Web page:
• Cindy Martinez

Taiwan and China Conflict

Taiwan, a separate province of China, is currently in jeopardy due to China’s hand in trying to force Taiwan to join their communist party. Although Taiwan is technically a part of China, the territory has developed its own autonomous government and separate policies, without ever being completely controlled by China until now.
China has been sending aircraft to fly over the island in order to threaten Taiwan to hand themselves over to the mainland. The possibility of an invasion by the Chinese is incredibly high, so much so that Taiwan has authorized US troops onto the island.
Taiwan has always been in constant threat of a Chinese invasion, but relations between the two have not been as precarious as they are today. The issue is that Taiwan sees itself as a nation separate from China, while China hopes to fully gain control over Taiwan. Citizens of Taiwan demonstrate no fear toward the Chinese threat as they express that if something were to happen, it would have by now. Taiwan’s people just want to be able to live freely, and since they have for about 70 years, they show no concern. Although they show no alarm in the threats, this is the first time that Taiwan’s president, Tsai Ing-wen has allowed United State military troops on the island in decades. The last time US militia were on the island was in 1979 after the US official Garrison.
Right now, Taiwan needs to ensure help from other countries in the light of a possible attack. Tsai shows that she is fighting for a free and peaceful democracy, and hopes to receive the help of “like-minded countries.” Taiwan is working hard to develop strong military strategies, but without the help of others, the small island will likely fall. She clearly wants to have amicable relations with China in order to prevent miscommunication and troubles, but as of now, both territories are treading on eggshells.
China always wanted to take control of Taiwan, but especially now that Taiwan has created a name and a strong economy for themselves. After the disputes over the territory starting as early as the 17th century, Taiwan was officially handed over back to the Chinese by Japan after the second World War. Taiwan was viewed as a trophy of what China had accomplished in the war. As the civil war in China began, they were completely taken over by a communist society. About a million citizens who supported Chiang Kai-Shek, the previous ruler, managed to escape from the heavy rule and immigrated to Taiwan, where the last of the Kuomintang government survived. Although they made up a small percentage of the total Taiwanese population, they managed to continue Chiang's ideologies in Taiwan. They elected Lee Teng-hui also known as the “father of democracy” in Taiwan because he helped shape the government they are governed by today. In the 1980s, China tried to unify once again with Taiwan under a phrase that stated, “one country, two systems” but Taiwan declined and China passed an anti-secession law that would allow them to use forceful methods if the island ever tried to completely secede from them.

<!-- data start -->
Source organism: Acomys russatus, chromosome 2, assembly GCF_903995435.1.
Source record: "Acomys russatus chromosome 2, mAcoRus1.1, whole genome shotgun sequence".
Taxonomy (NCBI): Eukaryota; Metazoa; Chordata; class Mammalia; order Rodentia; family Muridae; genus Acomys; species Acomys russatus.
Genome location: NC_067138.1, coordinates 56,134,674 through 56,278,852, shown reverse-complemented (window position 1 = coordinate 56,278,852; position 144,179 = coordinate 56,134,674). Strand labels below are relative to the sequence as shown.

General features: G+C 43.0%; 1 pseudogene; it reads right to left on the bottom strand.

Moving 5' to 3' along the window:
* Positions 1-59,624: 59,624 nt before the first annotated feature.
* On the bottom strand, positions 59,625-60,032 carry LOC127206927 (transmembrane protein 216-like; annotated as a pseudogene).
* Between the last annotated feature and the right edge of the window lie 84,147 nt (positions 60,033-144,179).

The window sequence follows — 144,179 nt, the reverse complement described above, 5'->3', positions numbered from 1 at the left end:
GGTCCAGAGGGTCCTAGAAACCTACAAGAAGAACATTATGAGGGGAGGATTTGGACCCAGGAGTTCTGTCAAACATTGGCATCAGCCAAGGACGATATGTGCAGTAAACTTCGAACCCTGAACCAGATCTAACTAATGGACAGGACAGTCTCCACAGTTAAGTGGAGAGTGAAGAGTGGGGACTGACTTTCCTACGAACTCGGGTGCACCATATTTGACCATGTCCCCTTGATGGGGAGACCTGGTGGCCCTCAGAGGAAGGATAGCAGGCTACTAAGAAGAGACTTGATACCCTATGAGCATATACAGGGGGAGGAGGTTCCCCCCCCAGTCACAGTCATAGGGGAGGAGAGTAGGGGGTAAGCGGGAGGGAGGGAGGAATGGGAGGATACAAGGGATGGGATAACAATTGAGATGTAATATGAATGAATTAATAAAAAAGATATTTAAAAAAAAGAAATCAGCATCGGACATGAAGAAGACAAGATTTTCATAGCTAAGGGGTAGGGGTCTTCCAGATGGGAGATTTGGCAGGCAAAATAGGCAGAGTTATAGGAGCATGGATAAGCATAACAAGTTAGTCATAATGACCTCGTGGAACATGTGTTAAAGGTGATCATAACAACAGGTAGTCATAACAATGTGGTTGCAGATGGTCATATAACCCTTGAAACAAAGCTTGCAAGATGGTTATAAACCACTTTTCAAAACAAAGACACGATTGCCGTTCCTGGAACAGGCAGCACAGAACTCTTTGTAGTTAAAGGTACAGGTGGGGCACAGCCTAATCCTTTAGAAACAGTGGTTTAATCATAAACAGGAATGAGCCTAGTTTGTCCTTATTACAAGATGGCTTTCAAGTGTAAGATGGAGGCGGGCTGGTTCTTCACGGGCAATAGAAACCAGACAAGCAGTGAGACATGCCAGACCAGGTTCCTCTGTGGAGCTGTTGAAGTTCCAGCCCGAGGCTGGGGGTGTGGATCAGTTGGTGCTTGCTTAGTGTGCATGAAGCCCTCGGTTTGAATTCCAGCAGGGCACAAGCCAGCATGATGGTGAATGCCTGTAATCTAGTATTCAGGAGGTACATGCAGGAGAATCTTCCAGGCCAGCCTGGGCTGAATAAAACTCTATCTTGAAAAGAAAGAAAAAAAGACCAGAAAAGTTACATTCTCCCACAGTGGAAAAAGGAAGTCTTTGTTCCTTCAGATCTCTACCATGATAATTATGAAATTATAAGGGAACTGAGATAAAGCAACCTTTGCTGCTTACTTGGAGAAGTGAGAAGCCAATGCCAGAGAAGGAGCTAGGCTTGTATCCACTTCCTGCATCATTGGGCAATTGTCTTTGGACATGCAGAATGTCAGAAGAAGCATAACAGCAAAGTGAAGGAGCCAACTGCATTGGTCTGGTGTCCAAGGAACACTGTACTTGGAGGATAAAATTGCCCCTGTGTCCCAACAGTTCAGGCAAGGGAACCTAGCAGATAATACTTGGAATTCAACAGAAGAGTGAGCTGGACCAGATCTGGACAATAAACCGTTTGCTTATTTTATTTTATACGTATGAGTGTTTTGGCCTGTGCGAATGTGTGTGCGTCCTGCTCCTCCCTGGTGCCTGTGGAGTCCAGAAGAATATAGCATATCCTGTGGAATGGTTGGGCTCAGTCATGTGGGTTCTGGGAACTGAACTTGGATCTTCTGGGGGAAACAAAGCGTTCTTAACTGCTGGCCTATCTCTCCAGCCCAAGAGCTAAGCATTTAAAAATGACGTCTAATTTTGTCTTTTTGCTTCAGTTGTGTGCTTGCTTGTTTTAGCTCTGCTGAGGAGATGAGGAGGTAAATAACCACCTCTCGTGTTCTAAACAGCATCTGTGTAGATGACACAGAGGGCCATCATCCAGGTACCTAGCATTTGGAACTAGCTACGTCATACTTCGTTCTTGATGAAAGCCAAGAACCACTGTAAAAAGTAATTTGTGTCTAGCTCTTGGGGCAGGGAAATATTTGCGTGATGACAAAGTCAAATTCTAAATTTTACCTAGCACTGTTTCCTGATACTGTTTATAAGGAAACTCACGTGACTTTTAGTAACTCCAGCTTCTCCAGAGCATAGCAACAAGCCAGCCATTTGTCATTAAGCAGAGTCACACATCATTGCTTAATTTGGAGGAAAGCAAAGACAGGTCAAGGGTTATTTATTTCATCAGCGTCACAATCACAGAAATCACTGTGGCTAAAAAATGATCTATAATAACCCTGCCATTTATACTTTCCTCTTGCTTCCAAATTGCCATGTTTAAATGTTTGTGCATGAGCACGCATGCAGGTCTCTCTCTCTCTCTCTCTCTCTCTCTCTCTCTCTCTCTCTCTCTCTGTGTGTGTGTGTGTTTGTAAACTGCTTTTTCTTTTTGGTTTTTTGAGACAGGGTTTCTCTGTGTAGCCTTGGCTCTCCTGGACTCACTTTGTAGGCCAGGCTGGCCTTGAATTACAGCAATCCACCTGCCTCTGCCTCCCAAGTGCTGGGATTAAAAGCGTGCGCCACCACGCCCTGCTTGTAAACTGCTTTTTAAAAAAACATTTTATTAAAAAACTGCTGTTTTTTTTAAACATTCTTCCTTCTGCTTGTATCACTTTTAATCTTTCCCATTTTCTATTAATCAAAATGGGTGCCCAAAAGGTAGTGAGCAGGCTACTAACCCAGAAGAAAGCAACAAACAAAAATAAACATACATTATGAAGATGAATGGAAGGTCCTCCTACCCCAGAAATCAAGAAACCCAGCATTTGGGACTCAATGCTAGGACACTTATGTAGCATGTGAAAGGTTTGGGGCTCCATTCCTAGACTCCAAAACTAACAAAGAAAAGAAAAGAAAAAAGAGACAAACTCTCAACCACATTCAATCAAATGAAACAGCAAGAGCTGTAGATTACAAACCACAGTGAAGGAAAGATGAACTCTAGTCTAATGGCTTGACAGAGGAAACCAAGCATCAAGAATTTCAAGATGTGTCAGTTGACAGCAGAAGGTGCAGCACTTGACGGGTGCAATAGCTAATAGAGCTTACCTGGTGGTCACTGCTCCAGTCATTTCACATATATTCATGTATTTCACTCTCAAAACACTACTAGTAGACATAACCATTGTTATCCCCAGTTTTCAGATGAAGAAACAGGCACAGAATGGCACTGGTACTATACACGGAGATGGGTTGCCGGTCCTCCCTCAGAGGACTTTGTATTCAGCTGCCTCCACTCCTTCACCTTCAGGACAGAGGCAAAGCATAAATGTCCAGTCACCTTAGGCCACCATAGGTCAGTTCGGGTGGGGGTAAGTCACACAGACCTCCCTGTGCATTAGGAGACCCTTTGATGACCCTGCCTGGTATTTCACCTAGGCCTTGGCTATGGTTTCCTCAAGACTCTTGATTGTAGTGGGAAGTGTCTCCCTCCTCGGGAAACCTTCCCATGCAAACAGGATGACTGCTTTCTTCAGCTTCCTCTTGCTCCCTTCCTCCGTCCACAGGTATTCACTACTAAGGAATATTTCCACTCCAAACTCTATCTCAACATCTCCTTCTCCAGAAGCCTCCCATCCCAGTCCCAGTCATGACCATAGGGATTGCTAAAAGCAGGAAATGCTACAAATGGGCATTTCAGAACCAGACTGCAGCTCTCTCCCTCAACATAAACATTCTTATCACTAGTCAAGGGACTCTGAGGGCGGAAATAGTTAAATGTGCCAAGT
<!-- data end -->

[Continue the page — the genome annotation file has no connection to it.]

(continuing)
One of the biggest reasons why China is yearning for Taiwan is due to the success the island has seen in the past year. In 2020, most countries suffered and their economies lacked production. However, throughout this time period, Taiwan has seen a raise in their GDP that surpassed China’s. China, noticing the way the island is flourishing, desires to take over the means of production and its riches.
Tsai has allowed American troops onto the land in order to prepare Taiwanese troops for a possible invasion. As soon as Tsai noticed the strong influence China was having on its people, as well as the protests, the US took it upon themselves to hand over loyalty to the island. The US government sent over strong department officials to visit and train the Taiwanese. Tsai has become an undefeated power in the fight for independence, and she will continue to fight for the independence of her people. As tensions rise, people are anxious to discover what type of relationship China will choose to have with Taiwan.

Sources:
https://www.cnn.com/2021/10/27/asia/tsai-ingwen-taiwan-china-interview-intl-hnk/index.html
https://www.cnn.com/2021/10/15/asia/taiwan-invasion-us-china-tensions-intl-dst-hnk/index.html
https://www.bbc.com/news/world-asia-34729538
https://www.eastasiaforum.org/2021/07/06/taiwans-china-dependency-is-a-double-edged-sword/

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